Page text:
RR is pretty much all about the tread compound - how much, what kind, how much deflection (basically inflation pressure). You just can't escape the Wear / Traction / RR triangle.

Barry's Tire Tech

gone-ot 12-08-2009 09:06 AM

...tire "hysteresis" is a function of rubber flexing upon contact with the road, then compressing under weight, then un-flexing upon release from the road.

...that's *why* an older, well worn tire has a lower rr value than does an identical brand new tire.

rgathright 12-08-2009 10:31 AM

Green tire regulations will mean more advances for us as well.:D

CapriRacer 12-09-2009 06:06 AM

Quote:

Originally Posted by Old Tele man (Post 145726)
...tire "hysteresis" is a function of rubber flexing upon contact with the road, then compressing under weight, then un-flexing upon release from the road.

...that's *why* an older, well worn tire has a lower rr value than does an identical brand new tire.

Hysteresis is the amount of heat generated for a unit volume of rubber doing a unit of flexing. Think of it as internal friction.

And since there is less rubber in a worn tire, that's why worn tires have lower RR than new tires - everything else being equal.

gone-ot 12-09-2009 09:00 AM

Quote:

Originally Posted by CapriRacer (Post 146009)
Hysteresis is the amount of heat generated for a unit volume of rubber doing a unit of flexing. Think of it as internal friction.

And since there is less rubber in a worn tire, that's why worn tires have lower RR than new tires - everything else being equal.

...heat is a byproduct of hysteresis, not the other way around, because hysteresis is the "lagging" of stored energy behind its causing force.

...examples of hysteresis are: tires, transformers, magnetic recording, magnetic amplifiers.

...just about anything that deforms but doesn't exactly return to its pre-deformation characteristics, ie: less than 100% energy IN to energy OUT ratio...with some manner of intermediate energy "storage."

CapriRacer 12-09-2009 11:31 AM

Ok, OK, but we do agree that it's the amount of rubber (and not the hysteresis) that causes the change in RR between new and worn tires, right?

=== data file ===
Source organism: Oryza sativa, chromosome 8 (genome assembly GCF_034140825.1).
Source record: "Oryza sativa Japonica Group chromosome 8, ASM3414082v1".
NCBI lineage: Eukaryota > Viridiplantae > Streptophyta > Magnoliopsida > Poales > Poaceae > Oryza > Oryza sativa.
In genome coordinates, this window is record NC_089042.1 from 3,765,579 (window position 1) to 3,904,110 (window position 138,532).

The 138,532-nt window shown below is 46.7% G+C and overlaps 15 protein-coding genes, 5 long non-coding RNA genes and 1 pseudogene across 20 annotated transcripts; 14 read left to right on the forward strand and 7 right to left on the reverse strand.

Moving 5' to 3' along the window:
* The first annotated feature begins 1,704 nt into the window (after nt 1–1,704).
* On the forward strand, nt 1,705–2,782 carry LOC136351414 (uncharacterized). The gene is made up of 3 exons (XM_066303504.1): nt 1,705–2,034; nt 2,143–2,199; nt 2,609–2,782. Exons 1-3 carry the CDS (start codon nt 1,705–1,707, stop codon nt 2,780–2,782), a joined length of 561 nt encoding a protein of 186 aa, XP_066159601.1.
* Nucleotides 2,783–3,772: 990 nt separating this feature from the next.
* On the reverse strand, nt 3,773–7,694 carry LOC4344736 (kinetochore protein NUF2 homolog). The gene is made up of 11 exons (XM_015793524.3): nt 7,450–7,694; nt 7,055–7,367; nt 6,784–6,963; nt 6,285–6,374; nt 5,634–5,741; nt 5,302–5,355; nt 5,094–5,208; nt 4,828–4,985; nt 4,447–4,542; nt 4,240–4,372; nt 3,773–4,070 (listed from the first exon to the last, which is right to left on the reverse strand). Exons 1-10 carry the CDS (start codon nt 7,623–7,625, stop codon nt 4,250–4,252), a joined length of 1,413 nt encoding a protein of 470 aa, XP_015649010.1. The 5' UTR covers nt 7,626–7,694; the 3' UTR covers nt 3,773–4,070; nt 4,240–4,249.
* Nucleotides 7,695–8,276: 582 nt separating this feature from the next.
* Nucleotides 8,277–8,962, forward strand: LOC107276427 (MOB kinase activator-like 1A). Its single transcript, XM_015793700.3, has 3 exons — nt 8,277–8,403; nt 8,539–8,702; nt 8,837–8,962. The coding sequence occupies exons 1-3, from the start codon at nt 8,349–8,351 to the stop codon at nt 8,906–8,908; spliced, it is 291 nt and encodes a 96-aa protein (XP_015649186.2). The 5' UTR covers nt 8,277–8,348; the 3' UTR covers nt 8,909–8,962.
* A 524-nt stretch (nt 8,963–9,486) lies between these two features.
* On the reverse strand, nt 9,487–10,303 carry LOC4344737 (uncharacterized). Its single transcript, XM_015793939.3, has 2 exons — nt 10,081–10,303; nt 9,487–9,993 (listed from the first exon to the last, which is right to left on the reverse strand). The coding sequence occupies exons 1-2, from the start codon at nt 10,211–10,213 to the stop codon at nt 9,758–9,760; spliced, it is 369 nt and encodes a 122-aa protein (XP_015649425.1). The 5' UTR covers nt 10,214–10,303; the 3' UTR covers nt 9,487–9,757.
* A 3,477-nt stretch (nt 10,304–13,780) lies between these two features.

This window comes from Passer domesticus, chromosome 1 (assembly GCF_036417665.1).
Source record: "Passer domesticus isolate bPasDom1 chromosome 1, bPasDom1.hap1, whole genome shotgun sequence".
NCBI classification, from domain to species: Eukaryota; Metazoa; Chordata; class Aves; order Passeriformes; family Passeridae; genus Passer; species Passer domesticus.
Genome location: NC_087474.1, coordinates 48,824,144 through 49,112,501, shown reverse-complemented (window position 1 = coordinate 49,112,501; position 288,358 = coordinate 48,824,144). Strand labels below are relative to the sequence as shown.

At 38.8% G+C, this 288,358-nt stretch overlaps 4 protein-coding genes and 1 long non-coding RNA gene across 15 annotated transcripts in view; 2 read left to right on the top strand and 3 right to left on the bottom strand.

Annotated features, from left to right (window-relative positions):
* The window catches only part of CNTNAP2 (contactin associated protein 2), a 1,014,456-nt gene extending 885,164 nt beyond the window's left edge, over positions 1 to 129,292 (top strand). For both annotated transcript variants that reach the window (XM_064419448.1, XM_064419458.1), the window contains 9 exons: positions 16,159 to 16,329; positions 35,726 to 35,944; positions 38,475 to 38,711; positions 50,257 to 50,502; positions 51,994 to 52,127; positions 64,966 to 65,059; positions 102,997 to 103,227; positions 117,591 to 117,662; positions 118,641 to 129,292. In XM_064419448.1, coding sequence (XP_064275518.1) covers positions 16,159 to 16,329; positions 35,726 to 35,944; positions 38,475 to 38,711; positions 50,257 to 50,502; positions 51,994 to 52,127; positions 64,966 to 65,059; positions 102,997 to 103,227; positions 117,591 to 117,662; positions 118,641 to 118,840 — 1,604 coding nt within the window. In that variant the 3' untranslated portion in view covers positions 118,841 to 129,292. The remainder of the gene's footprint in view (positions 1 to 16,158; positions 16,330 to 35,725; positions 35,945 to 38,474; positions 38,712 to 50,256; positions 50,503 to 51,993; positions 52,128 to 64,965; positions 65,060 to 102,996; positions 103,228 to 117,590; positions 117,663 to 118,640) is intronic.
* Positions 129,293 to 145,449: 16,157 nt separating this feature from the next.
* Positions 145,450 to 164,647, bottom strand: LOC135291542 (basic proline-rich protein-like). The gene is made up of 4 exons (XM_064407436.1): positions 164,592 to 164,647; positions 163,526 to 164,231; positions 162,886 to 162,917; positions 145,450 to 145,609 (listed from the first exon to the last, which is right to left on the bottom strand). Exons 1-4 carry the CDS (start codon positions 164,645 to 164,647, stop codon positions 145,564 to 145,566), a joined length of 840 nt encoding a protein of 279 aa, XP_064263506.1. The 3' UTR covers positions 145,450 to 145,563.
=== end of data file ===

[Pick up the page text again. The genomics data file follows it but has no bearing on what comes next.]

Piwoslaw 12-09-2009 04:03 PM

Quote:

Originally Posted by CapriRacer (Post 145709)
Sorry, but sidewall stiffness hardly enters the equation when it comes to RR.

RR is pretty much all about the tread compound - how much, what kind, how much deflection (basically inflation pressure). You just can't escape the Wear / Traction / RR triangle.

Barry's Tire Tech

Thanks for straightening that out for me:)

Quote:

Originally Posted by Old Tele man (Post 145726)
...that's *why* an older, well worn tire has a lower rr value than does an identical brand new tire.

I thought that was because an old tire is smooth, while a new one has a more "knobby" tread, like a mountain bike tire.

gone-ot 12-09-2009 05:37 PM

...when a rubber knobby is bent over, it absorbs energy, but when it's released from being bent over, not all of the energy is returned as "springy-ness" in the rubber, but rather is wasted as heat.

...less rubber to absorbe energy = less energy stored, and thus less energy not being returned and ending up as wasted heat.

...some of the newer "tread" designs incorporate "deflection bumpers" in between the rubber block pieces to lower rubber-on-rubber contact which is purely "heat-generating."

...here's what Consumers Report says: "...As tires wear out, you’ll likely see improved fuel economy since the tires will have less rolling resistance as the tread (mass) is removed from the tire. Installing new tires, identical in brand and model as those removed, and you likely see a reduction in your fuel economy."